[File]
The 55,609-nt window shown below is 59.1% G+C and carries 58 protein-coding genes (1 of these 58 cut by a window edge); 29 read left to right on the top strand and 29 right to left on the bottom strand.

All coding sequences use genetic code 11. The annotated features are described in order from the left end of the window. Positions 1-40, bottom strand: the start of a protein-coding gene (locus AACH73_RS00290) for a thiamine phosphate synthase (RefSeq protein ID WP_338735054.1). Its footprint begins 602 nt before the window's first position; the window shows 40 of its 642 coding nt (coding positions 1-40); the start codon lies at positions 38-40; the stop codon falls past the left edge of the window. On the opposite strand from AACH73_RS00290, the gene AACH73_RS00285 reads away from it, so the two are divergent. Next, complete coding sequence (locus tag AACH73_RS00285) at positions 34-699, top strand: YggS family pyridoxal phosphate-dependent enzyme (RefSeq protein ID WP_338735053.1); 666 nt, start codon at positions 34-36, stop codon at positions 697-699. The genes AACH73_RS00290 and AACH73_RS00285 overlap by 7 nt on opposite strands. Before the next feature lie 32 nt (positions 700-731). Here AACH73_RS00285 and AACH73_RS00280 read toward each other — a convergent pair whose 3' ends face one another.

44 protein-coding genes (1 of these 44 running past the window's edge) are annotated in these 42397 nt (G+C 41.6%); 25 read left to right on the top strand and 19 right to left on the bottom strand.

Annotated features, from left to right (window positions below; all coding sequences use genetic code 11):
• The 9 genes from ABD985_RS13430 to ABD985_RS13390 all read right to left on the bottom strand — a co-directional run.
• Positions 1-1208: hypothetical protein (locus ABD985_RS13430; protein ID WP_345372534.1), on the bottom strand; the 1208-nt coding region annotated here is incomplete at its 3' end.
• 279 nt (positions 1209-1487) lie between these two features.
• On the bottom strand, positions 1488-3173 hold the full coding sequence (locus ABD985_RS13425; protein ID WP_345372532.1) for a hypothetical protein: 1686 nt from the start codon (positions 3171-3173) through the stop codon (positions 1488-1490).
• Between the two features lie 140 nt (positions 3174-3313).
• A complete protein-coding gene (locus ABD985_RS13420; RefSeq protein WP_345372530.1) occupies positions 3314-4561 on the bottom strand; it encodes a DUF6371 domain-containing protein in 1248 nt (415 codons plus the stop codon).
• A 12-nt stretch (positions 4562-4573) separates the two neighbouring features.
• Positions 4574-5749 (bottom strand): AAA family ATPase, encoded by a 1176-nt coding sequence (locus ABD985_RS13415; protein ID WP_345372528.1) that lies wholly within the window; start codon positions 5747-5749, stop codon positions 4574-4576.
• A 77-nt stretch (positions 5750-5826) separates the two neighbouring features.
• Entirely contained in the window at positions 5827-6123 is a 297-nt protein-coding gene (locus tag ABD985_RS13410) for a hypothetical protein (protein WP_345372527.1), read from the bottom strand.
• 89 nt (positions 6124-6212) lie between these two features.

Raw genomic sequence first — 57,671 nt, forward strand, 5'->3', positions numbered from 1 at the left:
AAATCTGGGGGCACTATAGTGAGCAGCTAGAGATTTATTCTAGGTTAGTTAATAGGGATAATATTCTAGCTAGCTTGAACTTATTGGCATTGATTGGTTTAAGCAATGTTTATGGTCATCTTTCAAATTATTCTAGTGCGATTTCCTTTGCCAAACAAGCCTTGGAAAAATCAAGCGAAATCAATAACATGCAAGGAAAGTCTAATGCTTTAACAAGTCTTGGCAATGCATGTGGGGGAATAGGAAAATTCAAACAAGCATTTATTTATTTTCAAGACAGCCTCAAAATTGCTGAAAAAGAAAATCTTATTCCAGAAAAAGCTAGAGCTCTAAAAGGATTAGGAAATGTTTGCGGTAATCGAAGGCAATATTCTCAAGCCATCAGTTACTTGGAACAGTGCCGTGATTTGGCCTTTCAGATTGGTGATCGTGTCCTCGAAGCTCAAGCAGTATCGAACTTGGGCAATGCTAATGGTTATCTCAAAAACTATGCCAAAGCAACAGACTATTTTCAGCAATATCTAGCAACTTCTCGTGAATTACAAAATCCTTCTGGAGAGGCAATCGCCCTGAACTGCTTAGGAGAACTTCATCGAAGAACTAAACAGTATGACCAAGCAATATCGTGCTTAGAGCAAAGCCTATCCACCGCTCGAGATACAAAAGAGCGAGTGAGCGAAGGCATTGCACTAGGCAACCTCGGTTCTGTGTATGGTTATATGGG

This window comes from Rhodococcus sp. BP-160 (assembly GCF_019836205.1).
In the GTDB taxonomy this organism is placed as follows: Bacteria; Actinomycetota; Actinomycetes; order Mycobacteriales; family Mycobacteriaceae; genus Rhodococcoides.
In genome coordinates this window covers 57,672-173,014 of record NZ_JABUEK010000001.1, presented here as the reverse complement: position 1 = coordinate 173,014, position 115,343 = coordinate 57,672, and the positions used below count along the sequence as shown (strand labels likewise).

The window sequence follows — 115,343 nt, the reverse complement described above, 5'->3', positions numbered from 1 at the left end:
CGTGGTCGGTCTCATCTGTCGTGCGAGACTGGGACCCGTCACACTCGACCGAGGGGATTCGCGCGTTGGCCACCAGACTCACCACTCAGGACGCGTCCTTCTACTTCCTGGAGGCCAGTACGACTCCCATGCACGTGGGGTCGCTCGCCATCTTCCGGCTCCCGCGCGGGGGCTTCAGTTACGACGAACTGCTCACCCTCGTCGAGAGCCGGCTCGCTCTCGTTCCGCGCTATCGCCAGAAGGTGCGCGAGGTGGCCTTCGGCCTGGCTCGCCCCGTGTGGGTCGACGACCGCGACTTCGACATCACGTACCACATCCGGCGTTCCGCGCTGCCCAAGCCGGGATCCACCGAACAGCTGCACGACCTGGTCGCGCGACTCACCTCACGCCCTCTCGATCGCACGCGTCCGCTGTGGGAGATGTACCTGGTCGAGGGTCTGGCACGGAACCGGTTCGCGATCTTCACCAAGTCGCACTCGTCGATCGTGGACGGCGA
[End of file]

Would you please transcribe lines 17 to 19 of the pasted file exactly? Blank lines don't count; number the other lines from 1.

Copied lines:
AAATCTGGGGGCACTATAGTGAGCAGCTAGAGATTTATTCTAGGTTAGTTAATAGGGATAATATTCTAGCTAGCTTGAACTTATTGGCATTGATTGGTTTAAGCAATGTTTATGGTCATCTTTCAAATTATTCTAGTGCGATTTCCTTTGCCAAACAAGCCTTGGAAAAATCAAGCGAAATCAATAACATGCAAGGAAAGTCTAATGCTTTAACAAGTCTTGGCAATGCATGTGGGGGAATAGGAAAATTCAAACAAGCATTTATTTATTTTCAAGACAGCCTCAAAATTGCTGAAAAAGAAAATCTTATTCCAGAAAAAGCTAGAGCTCTAAAAGGATTAGGAAATGTTTGCGGTAATCGAAGGCAATATTCTCAAGCCATCAGTTACTTGGAACAGTGCCGTGATTTGGCCTTTCAGATTGGTGATCGTGTCCTCGAAGCTCAAGCAGTATCGAACTTGGGCAATGCTAATGGTTATCTCAAAAACTATGCCAAAGCAACAGACTATTTTCAGCAATATCTAGCAACTTCTCGTGAATTACAAAATCCTTCTGGAGAGGCAATCGCCCTGAACTGCTTAGGAGAACTTCATCGAAGAACTAAACAGTATGACCAAGCAATATCGTGCTTAGAGCAAAGCCTATCCACCGCTCGAGATACAAAAGAGCGAGTGAGCGAAGGCATTGCACTAGGCAACCTCGGTTCTGTGTATGGTTATATGGG

This window comes from Rhodococcus sp. BP-160 (assembly GCF_019836205.1).
In the GTDB taxonomy this organism is placed as follows: Bacteria; Actinomycetota; Actinomycetes; order Mycobacteriales; family Mycobacteriaceae; genus Rhodococcoides.